The Historicist View of Revelation: Introduction & Scripture


Lord’s Library editors compiled this introductory guide to help you understand the Historicist view of Revelation.

Historicism contends that the prophetic visions of Revelation unfold chronologically over the course of Christian history, offering a unique lens through which to understand the book. In this article, we will explore the Historicist interpretation of Revelation, citing key verses from the King James Bible to support this viewpoint.

The Historicist Perspective: Historicism, as applied to the Book of Revelation, posits that the events and symbols described in the book represent a sequential unfolding of historical events, spanning from the time of the apostles to the end of the world. This interpretation emerged during the Reformation and was popular among Protestant reformers, who often saw the events and figures in Revelation as allegorically linked to historical events and individuals.

Representing one of the most common of the different views, Christians who subscribe to the Historicist view of Revelation often cite the below Bible verses.

The Gospel

The Historicist View of Revelation

Historicist View of Revelation: Key Bible Verses

Key Bible verses:

  • Revelation 2:1-3: “Unto the angel of the church of Ephesus write; These things saith he that holdeth the seven stars in his right hand, who walketh in the midst of the seven golden candlesticks; I know thy works, and thy labour, and thy patience, and how thou canst not bear them which are evil: and thou hast tried them which say they are apostles, and are not, and hast found them liars: And hast borne, and hast patience, and for my name’s sake hast laboured, and hast not fainted.”

Historicists commonly interpret the seven churches mentioned in Revelation 2-3 as representing different periods in church history. The church of Ephesus, for example, may symbolize the early apostolic age, and the loss of “first love” could signify a decline in the church’s purity.

  • Revelation 12:6: “And the woman fled into the wilderness, where she hath a place prepared of God, that they should feed her there a thousand two hundred and threescore days.”

Historicists often view this passage as a representation of the 1,260 years of persecution faced by the true church during the Middle Ages, often associated with the rise of the Roman Catholic Church’s power.

The imagery of a beast rising from the sea with ten horns and seven heads is often interpreted historically, with the heads and horns representing different empires or kingdoms throughout history.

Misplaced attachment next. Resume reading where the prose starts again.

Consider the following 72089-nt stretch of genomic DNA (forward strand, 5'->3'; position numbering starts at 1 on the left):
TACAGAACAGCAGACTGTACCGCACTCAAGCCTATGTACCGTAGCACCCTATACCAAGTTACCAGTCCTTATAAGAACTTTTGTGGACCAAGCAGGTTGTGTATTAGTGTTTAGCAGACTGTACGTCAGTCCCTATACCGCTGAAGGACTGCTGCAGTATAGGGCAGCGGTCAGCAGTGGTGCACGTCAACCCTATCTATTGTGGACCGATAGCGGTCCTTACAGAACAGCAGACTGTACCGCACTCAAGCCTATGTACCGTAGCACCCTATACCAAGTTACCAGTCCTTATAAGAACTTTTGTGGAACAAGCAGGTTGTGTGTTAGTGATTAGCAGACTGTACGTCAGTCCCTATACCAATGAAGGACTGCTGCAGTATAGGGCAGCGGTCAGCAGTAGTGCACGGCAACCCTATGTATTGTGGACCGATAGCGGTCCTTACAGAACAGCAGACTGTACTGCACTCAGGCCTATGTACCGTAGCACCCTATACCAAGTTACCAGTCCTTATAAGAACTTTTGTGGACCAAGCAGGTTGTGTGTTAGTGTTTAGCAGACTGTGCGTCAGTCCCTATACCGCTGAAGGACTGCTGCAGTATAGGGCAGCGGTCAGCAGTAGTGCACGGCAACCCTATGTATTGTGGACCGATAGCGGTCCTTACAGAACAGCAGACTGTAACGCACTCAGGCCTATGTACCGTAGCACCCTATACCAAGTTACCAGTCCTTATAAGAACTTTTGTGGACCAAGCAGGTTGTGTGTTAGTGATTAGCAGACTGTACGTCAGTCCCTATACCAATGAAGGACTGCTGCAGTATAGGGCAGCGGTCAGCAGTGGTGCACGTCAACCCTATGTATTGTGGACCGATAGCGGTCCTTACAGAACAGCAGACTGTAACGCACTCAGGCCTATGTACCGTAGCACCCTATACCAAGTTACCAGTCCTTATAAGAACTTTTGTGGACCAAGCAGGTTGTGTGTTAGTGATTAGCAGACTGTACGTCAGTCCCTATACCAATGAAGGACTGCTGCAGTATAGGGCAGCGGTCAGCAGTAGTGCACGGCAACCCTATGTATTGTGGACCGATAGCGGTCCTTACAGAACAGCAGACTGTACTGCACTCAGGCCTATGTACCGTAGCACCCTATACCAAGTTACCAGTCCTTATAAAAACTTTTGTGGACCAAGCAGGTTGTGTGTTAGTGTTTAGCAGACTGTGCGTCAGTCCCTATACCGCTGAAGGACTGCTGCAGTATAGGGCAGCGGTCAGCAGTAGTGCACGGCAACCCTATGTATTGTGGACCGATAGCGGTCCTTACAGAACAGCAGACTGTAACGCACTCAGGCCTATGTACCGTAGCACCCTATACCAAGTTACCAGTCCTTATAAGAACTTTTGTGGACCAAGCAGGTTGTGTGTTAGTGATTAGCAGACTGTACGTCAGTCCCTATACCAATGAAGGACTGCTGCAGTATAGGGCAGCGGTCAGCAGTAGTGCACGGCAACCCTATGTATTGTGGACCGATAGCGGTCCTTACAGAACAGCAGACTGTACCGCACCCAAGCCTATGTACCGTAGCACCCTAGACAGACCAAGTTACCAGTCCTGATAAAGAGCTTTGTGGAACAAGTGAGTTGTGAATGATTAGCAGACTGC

• Revelation 17:9-10: “And here is the mind which hath wisdom. The seven heads are seven mountains, on which the woman sitteth. And there are seven kings: five are fallen, and one is, and the other is not yet come; and when he cometh, he must continue a short space.”

Historicists may link these seven heads and kings to various historical rulers and kingdoms, often including the Roman Empire in the interpretation.

  • Revelation 19:11-16: “And I saw heaven opened, and behold a white horse; and he that sat upon him was called Faithful and True, and in righteousness he doth judge and make war. His eyes were as a flame of fire, and on his head were many crowns; and he had a name written, that no man knew, but he himself. And he was clothed with a vesture dipped in blood: and his name is called The Word of God. And the armies which were in heaven followed him upon white horses, clothed in fine linen, white and clean. And out of his mouth goeth a sharp sword, that with it he should smite the nations: and he shall rule them with a rod of iron: and he treadeth the winepress of the fierceness and wrath of Almighty God. And he hath on his vesture and on his thigh a name written, KING OF KINGS, AND LORD OF LORDS.”

The return of Jesus Christ as the conquering rider on a white horse is seen by Historicists as the culmination of history and the establishment of Christ’s eternal kingdom.

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Timothy Andrew
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Timothy Andrew

Timothy Andrew

Tim is the Founder of Lord's Library. He believes the Bible commands us to minister "as of the ability which God giveth" (1 Peter 4:11). Tim aspires to be as The Lord's mouth by "taking forth the precious from the vile" (Jeremiah 15:19) and witnessing The Gospel of Jesus Christ (1 Corinthians 15: 1-4) to the whole world.

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